What’s Stage 2 Pleural Mesothelioma?
Pleural mesothelioma develops in the protective sheath around the lungs. When genes mutate, they form cancerous tumors in the patient’s body.
The primary cause of the disease is exposure to asbestos. Asbestos is a group of fibrous minerals used in building material, fire-resistant sprays, brake pads, and military products and supplies. The carcinogen was heavily used in a variety of applications throughout the 1900s.
Veterans who have developed mesothelioma may be eligible for VA compensation. To find out if you qualify, speak with a patient advocate today.
When inhaled or ingested, asbestos fibers become embedded in the pleural tissue and can’t be removed. Over time, the fibers create inflammation, causing the genes to mutate and develop into cancerous tumors.
Stage 2 patients have several different treatment options to improve their prognosis or life expectancy. At this point, tumors haven’t spread throughout the body, but are entering nearby lymph nodes, which contain white blood cells that fight off unwanted contaminants. When lymph nodes become overwhelmed with cancer cells, the cells start to enter the bloodstream.
Symptoms of Stage 2 Mesothelioma
Stage 2 symptoms are typically mild, but more widespread than stage 1. Common symptoms include chest pain, chronic cough, fatigue, shortness of breath, and body aches.
These symptoms often mirror more common illnesses. Doctors often misdiagnose this disease for:
- Influenza (flu)
- Irritable bowel syndrome (IBS)
- Coronary artery disease
- Congestive heart failure
- Chronic obstructive pulmonary disease (COPD)
- Ovarian Cancer
- Metastatic lung cancer
- Lung cancer
Diagnosing Stage 2 Meso
Doctors use a series of diagnostic tools to determine if pleural mesothelioma is present in the body. Standard diagnostic methods include imaging tests, blood tests, and biopsies.
- Imaging tests, like X-rays, CAT scans, PET scans, and MRIs show signs of pleural mesothelioma like pleural thickening, fluid buildup, and tumors.
- Blood tests indicate the presence of cancer cells.
- Biopsies remove tissue from the tumor to determine what cell type is present and where cancer has spread.
It takes years for the disease to develop after the initial asbestos exposure. Patients with pleural mesothelioma are typically diagnosed in later stages. It is essential to see a doctor as soon as you begin to notice symptoms.
How Is Staging Determined?
Doctors determine the stage of cancer once they know how far the disease has spread. Different diagnostic techniques are able to determine tumor size and location. Medical providers base treatment and prognosis on staging information.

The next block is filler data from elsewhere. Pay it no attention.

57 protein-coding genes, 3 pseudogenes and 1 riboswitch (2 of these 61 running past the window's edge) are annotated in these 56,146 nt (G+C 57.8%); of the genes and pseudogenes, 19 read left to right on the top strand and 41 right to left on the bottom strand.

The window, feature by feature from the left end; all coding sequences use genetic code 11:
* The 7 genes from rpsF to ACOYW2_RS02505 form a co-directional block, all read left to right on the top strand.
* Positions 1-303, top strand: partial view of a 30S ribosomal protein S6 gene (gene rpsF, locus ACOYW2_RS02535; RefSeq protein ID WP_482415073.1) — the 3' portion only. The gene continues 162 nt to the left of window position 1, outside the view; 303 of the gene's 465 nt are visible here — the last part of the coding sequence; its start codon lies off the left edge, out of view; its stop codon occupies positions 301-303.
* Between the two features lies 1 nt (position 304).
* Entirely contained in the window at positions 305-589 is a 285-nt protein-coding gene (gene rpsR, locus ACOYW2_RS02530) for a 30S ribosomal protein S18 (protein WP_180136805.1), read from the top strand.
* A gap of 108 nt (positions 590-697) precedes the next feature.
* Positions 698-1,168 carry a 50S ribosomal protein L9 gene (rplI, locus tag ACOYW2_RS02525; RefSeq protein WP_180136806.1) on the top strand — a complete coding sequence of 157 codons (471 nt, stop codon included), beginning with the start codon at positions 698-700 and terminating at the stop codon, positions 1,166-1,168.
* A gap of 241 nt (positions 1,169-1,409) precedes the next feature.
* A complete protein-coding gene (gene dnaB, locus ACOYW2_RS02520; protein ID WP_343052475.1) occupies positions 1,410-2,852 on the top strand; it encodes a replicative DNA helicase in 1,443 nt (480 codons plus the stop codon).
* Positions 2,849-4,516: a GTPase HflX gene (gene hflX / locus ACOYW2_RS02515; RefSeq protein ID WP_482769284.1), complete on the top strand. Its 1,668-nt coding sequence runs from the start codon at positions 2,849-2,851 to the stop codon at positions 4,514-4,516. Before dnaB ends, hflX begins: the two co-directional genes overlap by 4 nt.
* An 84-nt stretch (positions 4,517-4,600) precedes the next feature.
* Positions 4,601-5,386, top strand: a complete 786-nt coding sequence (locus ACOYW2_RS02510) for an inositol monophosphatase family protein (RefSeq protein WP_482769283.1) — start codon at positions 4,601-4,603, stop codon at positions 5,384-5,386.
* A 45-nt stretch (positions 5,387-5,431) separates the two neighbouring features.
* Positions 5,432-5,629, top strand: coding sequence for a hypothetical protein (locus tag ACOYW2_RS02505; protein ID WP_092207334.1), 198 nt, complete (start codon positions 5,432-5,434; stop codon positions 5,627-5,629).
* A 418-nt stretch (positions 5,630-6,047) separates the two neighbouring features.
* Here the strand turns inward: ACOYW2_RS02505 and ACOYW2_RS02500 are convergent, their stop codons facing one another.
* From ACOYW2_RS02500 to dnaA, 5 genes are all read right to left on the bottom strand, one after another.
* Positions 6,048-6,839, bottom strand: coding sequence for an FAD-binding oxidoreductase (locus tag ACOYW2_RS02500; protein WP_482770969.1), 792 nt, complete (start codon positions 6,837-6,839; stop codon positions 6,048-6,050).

Researchers also use staging information to test cancer treatments on patients with the same prognosis. The stages of pleural mesothelioma are 1 through 4. There are three staging systems (TNM, Brigham, and Butchart). Doctors typically use the TNM system to determine the stage.
The TNM staging system looks for the number of affected lymph nodes, where cancer has spread (metastasis), and tumor size. At stage 2, cancer hasn’t spread throughout the body.
In the TNM system, the “T” refers to the size and extent of the primary tumor, and “N” refers to the number of nearby lymph nodes that contain cancer cells. Finally, the “M” refers to whether cancer has metastasized, or spread throughout the body.
Stage 2 pleural mesothelioma is considered an early stage, but cancer has likely reached the lymph system, causing cancer cells to start to overwhelm lymph nodes. The disease is localized, appearing only on one side of the body, but cancer cells may have spread to the other lung. There is no distant metastasis.
According to the TNM scale, at stage 2, the primary tumor may still be resectable, or removed with surgery.
Treating Stage 2 Pleural Mesothelioma
Doctors plan treatment around the stage of the disease. Standard treatments can include surgery, chemotherapy, radiation, immunotherapy, or a combination of treatments.
Mesothelioma patients diagnosed at stages 1 through 3 are usually eligible for surgery. Patients can expect to receive chemotherapy treatment or radiation therapy before or after surgery to shrink tumors and kill remaining unhealthy cells.
If eligible, patients also have the option to participate in clinical trials. Clinical trials test new treatments on patients before the Food and Drug Administration (FDA) approves them. The purpose of clinical trials is to learn more about the disease and understand how new treatments affect pleural mesothelioma patients.
Veterans with mesothelioma can take action without affecting their benefits.
Stage 2 Pleural Mesothelioma Outlook
Doctors base the prognosis, or projection, on other patients’ survival rates. Patients with stage 2 pleural mesothelioma have an average life expectancy of 19 months. According to the American Cancer Society, patients with stage 2 pleural mesothelioma have a 2-year survival rate of 38% and a 5-year survival rate of 10%.
The mesothelioma stage is an essential factor in determining a patient’s prognosis, or life expectancy. However, several other factors also affect prognosis.
- Sex: women typically live longer than men
- Age: younger patients are more likely to survive a mesothelioma diagnosis
- Having healthy levels of LDH (energy production) in the blood
- Having normal levels of red blood cells, white blood cells, and platelets
- Quality of life: the ability to carry out routine daily tasks
Mesothelioma is rare, and there isn’t much research available. However, emerging treatments offer new options for patients.